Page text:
John Kuraoka, freelance advertising copywriter
(619) 465-6100
Ad Blog: news and views about advertising, branding, marketing, and copywriting
April, 2004

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April 29, 2004
Elsewhere in this website, I discuss (briefly) DaimlerChrysler’s errors in rebranding and the market share and share price costs attached. Things have gone from bad to worse. Here’s an article, from BBC News (UK):
Advertising copywriter blog link

Yeah, it took more than a mis-fired rebranding effort to knock the share price down 60% in five years. A lot more. But it sure didn’t help, either.

Does anyone else notice that Chrysler advertising has improved lately? I think the Hemi branding is pretty smart. But, I worry that this may be the last creative hurrah before the brand scrap heap. I mean, leaf through some old advertising awards books, from the 1970s. You know which American car company you’ll see, consistently? American Motors, with brilliant ads by Wells, Rich, Greene. Great creative, that, in the end, utterly failed to save the company. Uh-oh.

The lesson here is not that great creative is a wasted effort. It’s that advertising and marketing people shouldn’t wait until a brand is on its last legs to have the courage to do innovative, breakthrough creative. Great creative should be approved as a matter of course, not a measure of desperation.
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April 28, 2004
It’s a new advertising and marketing paradigm! Woo hoo! Sigh. Here we go again. Read the article, from MediaPost’s Media Daily News:
Advertising copywriter blog link

So the Big Revelation is that “consumers are no longer passive receivers of ad messages, but are active collaborators in the process and actually bring new meaning to ad campaigns, as well as the brands they are intended to instill.” In other words, when it comes to advertising, consumers make a difference. And this is news? Consumers have always been in charge of determining whether an ad worked or not.

About 25 years ago, I wrote, as a final project for a college course in media or communications, a short book called The American Advertising Ecosystem: Life in Advertising, the core premise of which was that advertising (and, by extension, all communication) was a living process. At the time, two professors urged me to publish. I decided not to, first because, as a 20-something kid, the mantle of advertising guru was an uncomfortable fit (this was back when 20-something kids were regarded as kids, with no whiz attached). Second, because, after four years of studying communication theory, I decided that the last thing the world needed was another communications model. Damn! I could have been huge by now. (Or not.) Maybe I should dig that thing up.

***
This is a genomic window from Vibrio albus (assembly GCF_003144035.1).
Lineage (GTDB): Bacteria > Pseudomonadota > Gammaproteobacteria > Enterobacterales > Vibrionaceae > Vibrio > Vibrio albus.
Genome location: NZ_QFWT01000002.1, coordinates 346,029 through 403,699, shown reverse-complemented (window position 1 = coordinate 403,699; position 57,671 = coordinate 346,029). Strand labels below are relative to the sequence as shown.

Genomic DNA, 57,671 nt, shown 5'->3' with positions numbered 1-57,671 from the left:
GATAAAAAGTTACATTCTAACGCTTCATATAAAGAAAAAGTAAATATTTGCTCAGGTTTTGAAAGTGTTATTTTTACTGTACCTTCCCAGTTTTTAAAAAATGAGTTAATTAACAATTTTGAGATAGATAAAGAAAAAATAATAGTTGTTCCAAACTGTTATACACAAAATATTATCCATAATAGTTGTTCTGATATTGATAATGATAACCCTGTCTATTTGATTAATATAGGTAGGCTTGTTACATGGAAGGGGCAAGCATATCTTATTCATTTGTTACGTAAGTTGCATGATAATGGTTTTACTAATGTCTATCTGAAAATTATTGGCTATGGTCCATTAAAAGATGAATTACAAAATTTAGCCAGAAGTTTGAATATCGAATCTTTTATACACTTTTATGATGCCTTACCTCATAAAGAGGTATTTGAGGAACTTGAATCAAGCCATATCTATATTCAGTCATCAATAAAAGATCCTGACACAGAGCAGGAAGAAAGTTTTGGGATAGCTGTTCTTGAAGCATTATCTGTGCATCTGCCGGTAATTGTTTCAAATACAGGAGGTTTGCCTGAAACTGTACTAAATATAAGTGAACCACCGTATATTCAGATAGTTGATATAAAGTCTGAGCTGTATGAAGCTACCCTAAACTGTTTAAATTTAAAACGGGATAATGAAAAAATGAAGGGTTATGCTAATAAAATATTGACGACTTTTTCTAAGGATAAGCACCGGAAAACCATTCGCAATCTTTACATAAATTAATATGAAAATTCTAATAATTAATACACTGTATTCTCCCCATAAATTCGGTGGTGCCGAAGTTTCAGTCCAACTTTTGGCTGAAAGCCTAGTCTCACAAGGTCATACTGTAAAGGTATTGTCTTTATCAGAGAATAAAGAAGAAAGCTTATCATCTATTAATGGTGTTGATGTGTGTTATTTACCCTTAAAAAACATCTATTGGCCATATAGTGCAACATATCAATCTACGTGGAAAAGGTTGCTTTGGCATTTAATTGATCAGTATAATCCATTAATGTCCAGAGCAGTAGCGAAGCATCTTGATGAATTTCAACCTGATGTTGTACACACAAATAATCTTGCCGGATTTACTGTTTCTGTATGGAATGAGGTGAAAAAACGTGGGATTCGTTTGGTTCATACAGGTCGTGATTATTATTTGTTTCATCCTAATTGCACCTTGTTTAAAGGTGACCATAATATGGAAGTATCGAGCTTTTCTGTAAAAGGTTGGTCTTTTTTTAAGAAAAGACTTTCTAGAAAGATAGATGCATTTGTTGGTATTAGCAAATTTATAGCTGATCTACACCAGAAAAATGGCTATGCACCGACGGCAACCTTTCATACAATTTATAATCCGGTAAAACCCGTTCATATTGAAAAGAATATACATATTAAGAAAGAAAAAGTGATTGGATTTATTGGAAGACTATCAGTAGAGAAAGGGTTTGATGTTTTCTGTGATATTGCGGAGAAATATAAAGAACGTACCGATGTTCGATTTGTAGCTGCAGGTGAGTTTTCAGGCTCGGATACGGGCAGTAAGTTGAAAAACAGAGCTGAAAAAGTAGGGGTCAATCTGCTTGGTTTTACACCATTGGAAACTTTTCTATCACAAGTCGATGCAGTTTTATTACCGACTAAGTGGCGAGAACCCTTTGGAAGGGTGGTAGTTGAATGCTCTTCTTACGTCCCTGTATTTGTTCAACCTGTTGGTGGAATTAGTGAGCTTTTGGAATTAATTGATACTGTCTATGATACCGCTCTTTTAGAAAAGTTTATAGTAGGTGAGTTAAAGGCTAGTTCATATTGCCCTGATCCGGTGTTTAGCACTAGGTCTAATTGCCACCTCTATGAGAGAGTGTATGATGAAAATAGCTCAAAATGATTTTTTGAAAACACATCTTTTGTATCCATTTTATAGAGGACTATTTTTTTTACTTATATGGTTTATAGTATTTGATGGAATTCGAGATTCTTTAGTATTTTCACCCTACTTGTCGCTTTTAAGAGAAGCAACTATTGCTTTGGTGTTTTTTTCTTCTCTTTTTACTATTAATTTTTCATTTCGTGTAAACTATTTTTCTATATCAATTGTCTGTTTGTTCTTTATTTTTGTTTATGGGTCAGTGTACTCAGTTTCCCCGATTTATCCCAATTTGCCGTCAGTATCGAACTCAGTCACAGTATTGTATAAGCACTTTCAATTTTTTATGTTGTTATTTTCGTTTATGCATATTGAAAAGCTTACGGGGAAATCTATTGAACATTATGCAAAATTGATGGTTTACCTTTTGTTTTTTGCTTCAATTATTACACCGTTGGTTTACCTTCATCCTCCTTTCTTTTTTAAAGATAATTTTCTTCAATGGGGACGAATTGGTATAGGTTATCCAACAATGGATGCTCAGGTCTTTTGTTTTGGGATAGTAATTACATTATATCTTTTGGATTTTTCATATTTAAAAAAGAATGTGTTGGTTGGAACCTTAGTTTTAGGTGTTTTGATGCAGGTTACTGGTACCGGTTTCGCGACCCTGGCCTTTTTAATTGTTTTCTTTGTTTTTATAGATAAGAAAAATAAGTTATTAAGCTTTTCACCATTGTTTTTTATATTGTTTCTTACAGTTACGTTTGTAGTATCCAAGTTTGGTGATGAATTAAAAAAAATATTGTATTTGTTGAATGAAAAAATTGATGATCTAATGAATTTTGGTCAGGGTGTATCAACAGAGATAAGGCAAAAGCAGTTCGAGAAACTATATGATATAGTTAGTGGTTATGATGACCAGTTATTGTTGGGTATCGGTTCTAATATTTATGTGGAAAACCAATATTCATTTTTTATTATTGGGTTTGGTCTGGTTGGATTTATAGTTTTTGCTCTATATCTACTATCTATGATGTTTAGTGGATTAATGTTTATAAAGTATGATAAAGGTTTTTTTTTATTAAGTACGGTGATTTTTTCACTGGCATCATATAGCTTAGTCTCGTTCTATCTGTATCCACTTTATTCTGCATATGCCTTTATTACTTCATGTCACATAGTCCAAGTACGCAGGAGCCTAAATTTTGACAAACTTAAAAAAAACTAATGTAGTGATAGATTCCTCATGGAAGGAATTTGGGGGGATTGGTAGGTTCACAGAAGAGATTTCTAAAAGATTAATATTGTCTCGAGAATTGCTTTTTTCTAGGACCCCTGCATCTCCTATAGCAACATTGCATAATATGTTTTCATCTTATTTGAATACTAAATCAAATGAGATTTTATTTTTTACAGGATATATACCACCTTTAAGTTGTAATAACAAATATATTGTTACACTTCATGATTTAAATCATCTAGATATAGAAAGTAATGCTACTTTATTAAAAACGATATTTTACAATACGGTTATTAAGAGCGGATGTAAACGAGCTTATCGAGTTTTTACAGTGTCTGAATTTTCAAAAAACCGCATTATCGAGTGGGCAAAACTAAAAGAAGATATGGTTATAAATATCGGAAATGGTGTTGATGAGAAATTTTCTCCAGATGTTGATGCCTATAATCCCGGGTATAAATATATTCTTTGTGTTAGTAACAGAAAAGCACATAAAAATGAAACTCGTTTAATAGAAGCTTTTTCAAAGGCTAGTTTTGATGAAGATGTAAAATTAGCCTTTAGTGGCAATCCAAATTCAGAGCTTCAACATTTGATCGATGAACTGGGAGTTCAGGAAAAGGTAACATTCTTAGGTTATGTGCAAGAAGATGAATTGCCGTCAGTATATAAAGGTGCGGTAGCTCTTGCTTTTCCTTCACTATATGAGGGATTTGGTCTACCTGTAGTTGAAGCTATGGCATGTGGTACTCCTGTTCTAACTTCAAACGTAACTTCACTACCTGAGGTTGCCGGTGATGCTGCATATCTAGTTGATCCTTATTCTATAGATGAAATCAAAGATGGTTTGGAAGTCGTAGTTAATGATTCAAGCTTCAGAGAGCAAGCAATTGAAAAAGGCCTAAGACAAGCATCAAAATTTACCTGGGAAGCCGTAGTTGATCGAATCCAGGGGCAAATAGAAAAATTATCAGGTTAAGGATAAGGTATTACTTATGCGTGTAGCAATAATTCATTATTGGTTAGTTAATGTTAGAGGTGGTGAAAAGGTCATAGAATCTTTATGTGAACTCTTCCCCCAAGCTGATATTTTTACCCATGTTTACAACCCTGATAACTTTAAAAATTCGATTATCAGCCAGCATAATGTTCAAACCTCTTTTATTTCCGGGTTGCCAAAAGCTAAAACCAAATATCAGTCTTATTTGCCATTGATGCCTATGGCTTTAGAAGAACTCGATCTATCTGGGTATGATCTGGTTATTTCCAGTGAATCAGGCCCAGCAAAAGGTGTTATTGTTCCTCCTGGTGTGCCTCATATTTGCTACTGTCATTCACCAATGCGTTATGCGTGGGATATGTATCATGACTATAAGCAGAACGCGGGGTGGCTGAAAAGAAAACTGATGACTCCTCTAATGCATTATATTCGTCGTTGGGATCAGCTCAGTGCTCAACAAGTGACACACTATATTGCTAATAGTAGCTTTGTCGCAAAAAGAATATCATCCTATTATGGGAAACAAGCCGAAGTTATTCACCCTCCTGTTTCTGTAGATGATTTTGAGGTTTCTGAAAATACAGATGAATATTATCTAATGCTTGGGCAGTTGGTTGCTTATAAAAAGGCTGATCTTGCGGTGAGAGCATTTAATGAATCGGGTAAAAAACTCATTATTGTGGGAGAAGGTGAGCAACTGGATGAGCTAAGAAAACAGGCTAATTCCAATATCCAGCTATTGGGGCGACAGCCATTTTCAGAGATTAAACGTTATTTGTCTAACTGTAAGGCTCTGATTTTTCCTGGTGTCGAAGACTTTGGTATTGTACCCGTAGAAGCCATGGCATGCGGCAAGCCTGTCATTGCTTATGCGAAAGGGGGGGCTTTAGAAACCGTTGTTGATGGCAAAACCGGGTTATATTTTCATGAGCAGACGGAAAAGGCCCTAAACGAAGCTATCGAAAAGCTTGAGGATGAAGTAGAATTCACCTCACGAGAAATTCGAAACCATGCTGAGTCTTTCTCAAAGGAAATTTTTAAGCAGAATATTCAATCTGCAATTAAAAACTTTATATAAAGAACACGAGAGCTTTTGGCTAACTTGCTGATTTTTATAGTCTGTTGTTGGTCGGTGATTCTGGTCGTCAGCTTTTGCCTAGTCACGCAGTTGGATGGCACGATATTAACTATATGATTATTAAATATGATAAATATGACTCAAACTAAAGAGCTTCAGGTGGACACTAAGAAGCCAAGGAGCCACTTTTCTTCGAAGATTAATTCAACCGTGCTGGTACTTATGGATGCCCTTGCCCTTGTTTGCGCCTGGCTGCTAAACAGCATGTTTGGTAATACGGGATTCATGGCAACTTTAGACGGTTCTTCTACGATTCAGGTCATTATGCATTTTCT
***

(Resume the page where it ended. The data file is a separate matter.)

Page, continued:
Okay, the news bit is that researchers are getting around to measuring consumer involvement in the advertising process and quantifying its effect, which is a semi-good thing.

Still, because response to advertising is fundamentally emotional, one simply cannot create successful ad campaigns by-the-numbers. Even if those numbers are based on measurements of emotional involvement.

Finally, to those who say that an emotional response is one thing and a sale is another, I say that the two are inextricably linked.
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April 27, 2004
More buzz about the reunification of creative and media business units throughout the advertising industry, from the folks at Media Week (UK):
Advertising copywriter blog link

Gee, is it already time to resurrect the buzz-phrase from the mid-1990s, “collaborate or die”? Everything about advertising is cooperative, from creating it to implementing it to getting results from it. And if you don’t believe that last one, consider this: where would advertising be without an audience?
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April 26, 2004
A follow-up to Friday’s entry about pharmaceutical marketing, in the form of an article from the New York Times about the three-way advertising battle heating up between Viagra, Cialis, and Levitra:
Advertising copywriter blog link

A great promotional concept is just one tactic. To capture new market share, the pharmaceutical industry, like everyone else, depends on advertising. However, as the article shows, it has some unique challenges in getting the right message to the right audience.

Next up is this article, about the rise of retro advertising, from the Independent (UK):
Advertising copywriter blog link

We’re starting to see some of this in the U.S. as well. Thing is, not only is there nothing new in old (or classic) ads, but there’s also nothing new in bringing them back. Holiday ads are one good example of nostalgia-driven branding. Resurrecting an old, well-known advertising idea is one way to overcome the cost of establishing a new ad concept in the marketplace. However, mining the past is no panacea. Do it right, and you reap instant brand, character, and benefit recognition. Do it wrong, and you look like a has-been.